Toxic individuals care more about their own desires than the harm they inflict on others’ lives. They are devious, self-serving, and unapologetic—except when being manipulative. Toxic people put you on the defensive and look toward others to solve their problems. Moreover, they selfishly take far more from a person than they are willing to give. They view kindness as a trait to take advantage of versus a quality to cherish. Your health and well-being are not a priority unless it serves their agenda. Your selflessness will not change their behavior; they go through life seeking individuals to benefit from or abuse. 

Toxic individuals come in many forms. The stress or anxiety they ultimately bring into your life puts you at greater risk of developing heart disease and many other ailments, including depression. They will drain you financially or emotionally and interfere with your personal and professional goals. There are few conditions worse for your heart health and mental well-being than a toxic person.

Lower your cardiovascular disease risk by identifying and removing toxic individuals from your personal life. These individuals are chameleons. Once they slither their way into your life, they may say anything to keep you or to damage your reputation once you are rid of them.

Options to Lower Your Stress and Anxiety

With the exception of toxic people, when you identify individuals in your life that may unknowingly raise your stress and anxiety levels, ask yourself what is it about the person that causes you to feel stressed or anxious? Determine if engaging in an open and honest conversation with the person may resolve or mitigate the issue(s).

If they are unwilling or unable to modify their behavior, consider the following options:

  • Examine yourself to ensure you are not overreacting. If you are, explore possible remedies, including professional counseling.

  • Limit your exposure to these and similar individuals. Keep interactions brief and to the point.

  • If their behavior crosses certain boundaries, such as harassment, seek legal recourse.

  • Move on with your life. Weigh pros and cons for making significant changes, such as changing jobs or relocating. Make the best decision for you and your future. At times, it is okay to make yourself the priority.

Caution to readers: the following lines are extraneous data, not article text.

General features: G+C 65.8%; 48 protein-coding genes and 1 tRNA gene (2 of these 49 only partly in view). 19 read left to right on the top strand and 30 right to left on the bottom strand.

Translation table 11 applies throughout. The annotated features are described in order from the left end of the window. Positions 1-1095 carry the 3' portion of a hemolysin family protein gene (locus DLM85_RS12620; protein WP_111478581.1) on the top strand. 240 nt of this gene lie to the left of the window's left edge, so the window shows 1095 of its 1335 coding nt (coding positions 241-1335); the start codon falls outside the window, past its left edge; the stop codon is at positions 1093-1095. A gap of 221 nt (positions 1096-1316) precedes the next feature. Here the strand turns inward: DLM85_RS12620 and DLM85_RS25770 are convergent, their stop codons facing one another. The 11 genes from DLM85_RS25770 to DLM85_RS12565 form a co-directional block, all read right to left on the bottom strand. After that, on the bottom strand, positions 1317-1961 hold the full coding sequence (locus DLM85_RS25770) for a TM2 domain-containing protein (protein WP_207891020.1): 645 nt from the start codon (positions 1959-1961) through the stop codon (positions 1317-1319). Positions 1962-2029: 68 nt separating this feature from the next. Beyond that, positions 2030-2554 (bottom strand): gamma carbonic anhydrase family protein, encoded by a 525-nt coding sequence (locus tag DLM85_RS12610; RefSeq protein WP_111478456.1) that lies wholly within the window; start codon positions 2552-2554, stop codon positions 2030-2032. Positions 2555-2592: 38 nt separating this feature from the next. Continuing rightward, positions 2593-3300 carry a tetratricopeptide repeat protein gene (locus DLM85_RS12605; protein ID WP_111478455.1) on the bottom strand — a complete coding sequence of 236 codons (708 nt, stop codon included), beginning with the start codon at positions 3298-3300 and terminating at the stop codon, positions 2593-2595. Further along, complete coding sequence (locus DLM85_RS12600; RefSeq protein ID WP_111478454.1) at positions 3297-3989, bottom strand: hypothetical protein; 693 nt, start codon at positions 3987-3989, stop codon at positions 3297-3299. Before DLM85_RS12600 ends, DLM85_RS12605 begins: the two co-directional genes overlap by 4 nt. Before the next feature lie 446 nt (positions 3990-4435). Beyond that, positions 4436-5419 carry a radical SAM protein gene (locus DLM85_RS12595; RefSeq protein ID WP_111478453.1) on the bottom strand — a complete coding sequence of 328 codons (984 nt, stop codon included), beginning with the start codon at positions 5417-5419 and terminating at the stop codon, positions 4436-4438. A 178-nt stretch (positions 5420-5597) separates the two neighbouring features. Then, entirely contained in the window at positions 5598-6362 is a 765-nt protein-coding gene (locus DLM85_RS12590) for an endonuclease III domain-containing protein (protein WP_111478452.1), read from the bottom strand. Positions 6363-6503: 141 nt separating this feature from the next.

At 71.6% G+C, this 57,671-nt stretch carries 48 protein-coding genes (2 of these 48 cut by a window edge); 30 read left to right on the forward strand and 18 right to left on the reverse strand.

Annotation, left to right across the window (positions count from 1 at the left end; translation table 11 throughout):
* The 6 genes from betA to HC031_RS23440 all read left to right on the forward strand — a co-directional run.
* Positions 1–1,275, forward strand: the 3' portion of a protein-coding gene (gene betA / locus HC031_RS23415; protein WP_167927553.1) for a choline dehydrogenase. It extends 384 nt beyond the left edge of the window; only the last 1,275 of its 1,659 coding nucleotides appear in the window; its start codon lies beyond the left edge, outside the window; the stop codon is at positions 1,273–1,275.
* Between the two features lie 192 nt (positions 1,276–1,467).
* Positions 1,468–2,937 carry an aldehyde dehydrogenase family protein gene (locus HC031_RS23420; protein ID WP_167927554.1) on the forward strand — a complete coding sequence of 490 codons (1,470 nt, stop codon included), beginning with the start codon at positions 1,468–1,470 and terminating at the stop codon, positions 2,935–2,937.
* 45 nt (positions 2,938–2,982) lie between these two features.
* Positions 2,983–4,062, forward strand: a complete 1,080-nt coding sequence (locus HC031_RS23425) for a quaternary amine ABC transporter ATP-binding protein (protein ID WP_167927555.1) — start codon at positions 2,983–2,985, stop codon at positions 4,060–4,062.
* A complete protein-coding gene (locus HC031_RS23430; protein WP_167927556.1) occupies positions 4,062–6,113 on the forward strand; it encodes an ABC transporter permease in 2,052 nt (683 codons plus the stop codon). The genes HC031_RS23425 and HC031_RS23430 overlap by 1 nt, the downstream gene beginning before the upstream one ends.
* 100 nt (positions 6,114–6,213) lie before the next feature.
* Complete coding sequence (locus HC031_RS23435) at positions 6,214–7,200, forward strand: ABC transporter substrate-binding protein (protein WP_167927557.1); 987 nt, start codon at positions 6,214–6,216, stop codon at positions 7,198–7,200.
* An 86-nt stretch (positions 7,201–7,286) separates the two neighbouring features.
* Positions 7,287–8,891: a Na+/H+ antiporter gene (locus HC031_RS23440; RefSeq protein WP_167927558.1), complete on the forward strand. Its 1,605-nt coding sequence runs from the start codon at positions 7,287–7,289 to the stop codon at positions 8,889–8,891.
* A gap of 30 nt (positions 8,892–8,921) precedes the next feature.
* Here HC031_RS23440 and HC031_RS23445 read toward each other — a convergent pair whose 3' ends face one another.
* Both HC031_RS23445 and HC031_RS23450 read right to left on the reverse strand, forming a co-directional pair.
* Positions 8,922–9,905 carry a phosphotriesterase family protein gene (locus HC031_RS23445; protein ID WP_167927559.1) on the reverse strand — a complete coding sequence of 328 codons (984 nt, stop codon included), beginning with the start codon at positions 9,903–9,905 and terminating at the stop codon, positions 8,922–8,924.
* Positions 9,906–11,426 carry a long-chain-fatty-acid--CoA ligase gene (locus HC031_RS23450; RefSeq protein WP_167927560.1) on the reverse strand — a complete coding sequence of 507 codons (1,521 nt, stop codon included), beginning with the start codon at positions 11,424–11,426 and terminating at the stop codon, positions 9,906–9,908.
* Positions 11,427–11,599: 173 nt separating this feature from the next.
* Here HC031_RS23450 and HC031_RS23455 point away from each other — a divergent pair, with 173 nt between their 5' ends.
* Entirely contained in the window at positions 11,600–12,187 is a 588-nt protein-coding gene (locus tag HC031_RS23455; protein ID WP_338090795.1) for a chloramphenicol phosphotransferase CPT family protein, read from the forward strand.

Several years ago, I applied for and was promoted to a position at a somewhat prestigious training academy. This was my third application in five years, which made my acceptance very exuberating. Upon arrival, for reasons I cannot fathom, one manager, whom I did not work under, expressed disdain toward me. Whenever we found each other alone, he made demeaning remarks. One day, unsolicited, his secretary informed me this individual did not like me. She did not know what was wrong with him and suggested jealousy played a role in his attitude toward me.

One week later, my antagonist offered another negative comment as we crossed paths, which was the final straw. I considered expressing to him my willingness to beat him into an intensive care unit, which I was very capable of doing. Instead, I decided to speak with a union representative to understand the options in my new work environment.

After careful consideration, I approached my branch manager and explained the situation. I informed him that if that individual made one more derogatory remark toward me, I would file a harassment complaint against him. As with many antagonists, the individual’s behavior toward me was entirely unprovoked.

After explaining the issue to my manager, the antagonist never said another derogatory thing to me. I went on to thrive in my new position and career. I looked forward to going to work each day and enjoyed the social and professional interaction. Working at the academy was one of many challenging and rewarding positions I have had the privilege to serve.

This example demonstrates one of several methods one may adopt to reduce or eliminate stress. Life isn’t solely based on what happens to us. Our reaction to situations and events can have a major positive or negative impact. Situations such as the one I encountered helped me understand the meaning of Don’t let anyone steal your joy. An antagonist attempted to steal my joy by creating a hostile work environment. I stopped him. So can you.